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North Wales & Snowdonia National Park

The further you get to North Wales (about a two-and-a-half hour train ride into North Wales from London) the more you hear the locals speaking the ancient language of Welsh. North Wales is considered the most traditional part of the country in terms of language, legends and lifestyle.  The Druids themselves made their last stand against the Romans here, on the windswept island of Anglesey and the whole of the north feels as if it is still under their spell.

On a clear day you can see forever

North Wales’ pristine and unspoiled landscape is punctuated by Wales’ tallest mountain, Mount Snowdon.  Set in its own national park, Snowdon’s 3,208 foot face is an inspiration to scale.  Once you get to the summit (considered by some to be the last resting place of King Arthur), you can see Ireland, Scotland and Liverpool’s John Lennon Airport! The shortcut is a scenic narrow gauge mountain railway that takes you to the top in about 30 minutes, where you can cheat and buy a t-shirt that says, “I climbed Mount Snowdon.”

 

In North Wales you can:

 
  • Visit the Isle of Anglesey, home of HRH Prince William of Wales and Kate Middleton, and the last outpost of the Druid culture.
  • Climb Mount Snowdon, some say the final resting place of King Arthur, and Edmund Hillary’s “baby mountain” for his Mount Everest climb.
  • Ride on a historic narrow gauge railway through the Snowdonia National Park.
  • Visit the UK town with the longest place name and have your picture taken at Llanfairpwllgwyngyllgogerychwymdrobwllllantysiliogogogoch. (click for pronunciation).
  • Have dinner with a local family and experience the ancient Welsh tradition of hospitality first-hand.
  • Enjoy a Welsh Male Voice Choir rehearsal.
  • Be the King or Queen of your own castle; explore Caernarfon, one of the finest castles in the country; or stay overnight at Ruthin Castle Hotel.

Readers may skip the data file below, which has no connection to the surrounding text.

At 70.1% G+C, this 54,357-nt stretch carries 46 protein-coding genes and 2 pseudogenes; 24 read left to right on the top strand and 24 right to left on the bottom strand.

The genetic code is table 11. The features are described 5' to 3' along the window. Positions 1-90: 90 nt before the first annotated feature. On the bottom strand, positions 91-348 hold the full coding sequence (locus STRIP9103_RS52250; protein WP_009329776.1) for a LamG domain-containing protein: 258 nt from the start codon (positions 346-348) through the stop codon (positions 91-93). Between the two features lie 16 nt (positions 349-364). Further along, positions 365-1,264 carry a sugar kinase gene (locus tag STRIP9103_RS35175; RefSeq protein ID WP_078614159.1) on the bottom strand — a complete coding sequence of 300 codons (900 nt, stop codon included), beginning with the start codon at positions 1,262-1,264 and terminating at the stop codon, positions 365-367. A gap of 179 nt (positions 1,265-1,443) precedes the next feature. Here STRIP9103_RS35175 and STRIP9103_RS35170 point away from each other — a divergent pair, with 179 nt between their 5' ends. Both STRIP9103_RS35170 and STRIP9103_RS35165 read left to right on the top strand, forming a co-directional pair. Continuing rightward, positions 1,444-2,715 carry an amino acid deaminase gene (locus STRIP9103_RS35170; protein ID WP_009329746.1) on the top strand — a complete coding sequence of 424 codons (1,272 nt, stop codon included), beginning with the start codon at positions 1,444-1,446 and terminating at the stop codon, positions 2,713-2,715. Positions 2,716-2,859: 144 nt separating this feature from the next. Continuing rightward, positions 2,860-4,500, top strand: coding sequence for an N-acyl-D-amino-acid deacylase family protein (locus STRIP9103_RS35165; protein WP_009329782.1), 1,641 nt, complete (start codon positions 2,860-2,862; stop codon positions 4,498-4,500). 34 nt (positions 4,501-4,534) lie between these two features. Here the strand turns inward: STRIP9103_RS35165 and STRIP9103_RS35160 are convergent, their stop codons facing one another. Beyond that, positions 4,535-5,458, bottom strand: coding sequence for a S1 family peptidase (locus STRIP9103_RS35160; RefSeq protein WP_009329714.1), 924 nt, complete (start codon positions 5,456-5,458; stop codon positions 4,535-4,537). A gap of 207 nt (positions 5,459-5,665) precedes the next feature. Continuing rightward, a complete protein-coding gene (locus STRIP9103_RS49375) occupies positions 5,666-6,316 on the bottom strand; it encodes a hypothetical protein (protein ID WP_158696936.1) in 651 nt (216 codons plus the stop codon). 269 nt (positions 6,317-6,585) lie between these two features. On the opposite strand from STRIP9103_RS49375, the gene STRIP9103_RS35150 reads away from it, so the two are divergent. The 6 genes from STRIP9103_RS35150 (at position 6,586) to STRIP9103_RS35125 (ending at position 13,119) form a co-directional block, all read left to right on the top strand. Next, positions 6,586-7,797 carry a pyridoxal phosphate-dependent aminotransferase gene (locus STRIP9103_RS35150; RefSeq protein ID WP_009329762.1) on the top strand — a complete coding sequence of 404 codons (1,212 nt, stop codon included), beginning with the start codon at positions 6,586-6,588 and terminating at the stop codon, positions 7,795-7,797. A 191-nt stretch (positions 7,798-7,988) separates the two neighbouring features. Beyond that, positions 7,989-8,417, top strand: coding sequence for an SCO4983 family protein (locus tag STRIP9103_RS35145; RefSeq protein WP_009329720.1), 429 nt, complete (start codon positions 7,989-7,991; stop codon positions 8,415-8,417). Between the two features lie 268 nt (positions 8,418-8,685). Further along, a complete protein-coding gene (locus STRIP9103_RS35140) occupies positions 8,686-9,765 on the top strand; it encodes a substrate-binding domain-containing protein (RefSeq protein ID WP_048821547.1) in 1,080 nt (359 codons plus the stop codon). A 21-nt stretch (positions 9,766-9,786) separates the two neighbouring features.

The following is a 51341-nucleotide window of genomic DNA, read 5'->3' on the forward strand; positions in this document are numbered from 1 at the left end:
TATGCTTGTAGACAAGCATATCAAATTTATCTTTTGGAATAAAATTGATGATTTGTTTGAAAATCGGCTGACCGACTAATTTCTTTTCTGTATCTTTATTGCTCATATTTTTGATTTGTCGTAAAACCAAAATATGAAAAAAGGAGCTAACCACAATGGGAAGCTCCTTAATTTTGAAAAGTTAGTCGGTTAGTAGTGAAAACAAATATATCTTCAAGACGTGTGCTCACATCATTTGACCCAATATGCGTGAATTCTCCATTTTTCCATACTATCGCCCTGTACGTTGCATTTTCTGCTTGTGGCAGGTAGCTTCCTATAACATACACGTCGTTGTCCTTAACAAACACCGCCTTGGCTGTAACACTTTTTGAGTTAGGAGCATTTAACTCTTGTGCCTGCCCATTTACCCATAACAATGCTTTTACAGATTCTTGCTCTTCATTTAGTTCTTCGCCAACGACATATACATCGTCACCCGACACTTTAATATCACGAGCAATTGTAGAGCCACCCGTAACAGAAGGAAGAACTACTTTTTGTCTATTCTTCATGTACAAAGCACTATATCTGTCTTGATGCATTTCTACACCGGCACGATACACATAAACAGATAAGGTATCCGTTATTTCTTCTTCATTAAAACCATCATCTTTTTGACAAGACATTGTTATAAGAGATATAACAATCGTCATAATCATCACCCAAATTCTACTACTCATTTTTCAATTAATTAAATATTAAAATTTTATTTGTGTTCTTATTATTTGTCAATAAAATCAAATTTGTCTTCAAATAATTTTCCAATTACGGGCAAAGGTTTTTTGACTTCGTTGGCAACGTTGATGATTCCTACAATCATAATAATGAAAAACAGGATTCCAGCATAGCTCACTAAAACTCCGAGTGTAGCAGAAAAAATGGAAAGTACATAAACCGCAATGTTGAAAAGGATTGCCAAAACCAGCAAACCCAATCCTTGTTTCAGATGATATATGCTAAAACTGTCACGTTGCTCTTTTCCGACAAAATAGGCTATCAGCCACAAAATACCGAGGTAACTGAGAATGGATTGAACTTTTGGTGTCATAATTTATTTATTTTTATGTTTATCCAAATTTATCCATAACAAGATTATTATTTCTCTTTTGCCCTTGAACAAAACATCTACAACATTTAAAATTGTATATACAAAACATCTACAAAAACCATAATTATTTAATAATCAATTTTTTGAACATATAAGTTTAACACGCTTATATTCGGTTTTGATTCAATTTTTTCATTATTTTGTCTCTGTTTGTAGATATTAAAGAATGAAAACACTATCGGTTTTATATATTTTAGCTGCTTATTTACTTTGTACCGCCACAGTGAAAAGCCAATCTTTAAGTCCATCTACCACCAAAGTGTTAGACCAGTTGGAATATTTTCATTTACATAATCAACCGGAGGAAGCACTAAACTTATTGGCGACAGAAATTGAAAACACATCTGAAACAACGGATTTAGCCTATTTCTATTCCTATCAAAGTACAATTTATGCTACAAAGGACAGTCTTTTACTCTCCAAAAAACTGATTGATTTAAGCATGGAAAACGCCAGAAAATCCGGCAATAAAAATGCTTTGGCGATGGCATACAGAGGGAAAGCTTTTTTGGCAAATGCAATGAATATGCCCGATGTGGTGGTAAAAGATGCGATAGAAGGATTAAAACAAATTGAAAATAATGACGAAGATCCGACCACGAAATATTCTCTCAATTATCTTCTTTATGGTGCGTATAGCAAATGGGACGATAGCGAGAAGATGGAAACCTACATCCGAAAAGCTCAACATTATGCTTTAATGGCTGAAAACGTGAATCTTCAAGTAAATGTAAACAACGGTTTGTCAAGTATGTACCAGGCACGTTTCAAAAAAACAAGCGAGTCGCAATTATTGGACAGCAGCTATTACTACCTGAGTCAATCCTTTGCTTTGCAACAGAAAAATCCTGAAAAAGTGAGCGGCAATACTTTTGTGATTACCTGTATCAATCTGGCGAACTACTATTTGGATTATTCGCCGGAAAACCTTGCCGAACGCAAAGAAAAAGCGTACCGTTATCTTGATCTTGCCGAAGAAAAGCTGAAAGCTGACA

• Visit the Victorian resort town of Llandudno and see where Alice in Wonderland spent her summer vacations.
 

Railway lovers will find paradise aboard the Ffestiniog and Welsh Highland Railways, a working narrow gauge rail system that transports riders back in time with a 40-mile route through the Snowdonia National Park in Pullman-style carriages. 

The comforts of home

The area around Snowdon is called Snowdonia.  This part of Wales is known for its tenacious adherence to time-honoured traditions.  Visitors can experience these traditions up close while having a home-cooked dinner with Welsh families (arranged by Turnstone Tours; Email: info@turnstone-tours.co.uk).  Feast on locally grown produce and famed Welsh lamb and try to wrap your tongue around a few words of Welsh in the process.  Lechyd da means “cheers!”

Fit for a prince

North Wales is also home to HRH Prince William of Wales and Kate Middleton.  The Prince lives on Anglesey, a sea-girt island at the edge of Wales’ northwest border.  William’s current job (2011) is at the Royal Air Force’s Search and Rescue Program.  Although tours are not allowed, you can still drive by the facility and watch the jets stream by—you’ll possibly see William on one of his missions.  Anglesey is also fringed with remote and pristine beaches, stone burial mounds from Druid times and a well said to be lucky for lovers, presided over by the Welsh Saint of Love, St. Dwynwyn.  Aston Kutcher and his lady love Demi Moore spent time here while Demi was filming the movie, Half Light.  Luxurious hotels and spas on the island insure that although Anglesey feels lost in time, it’s never far from creature comforts.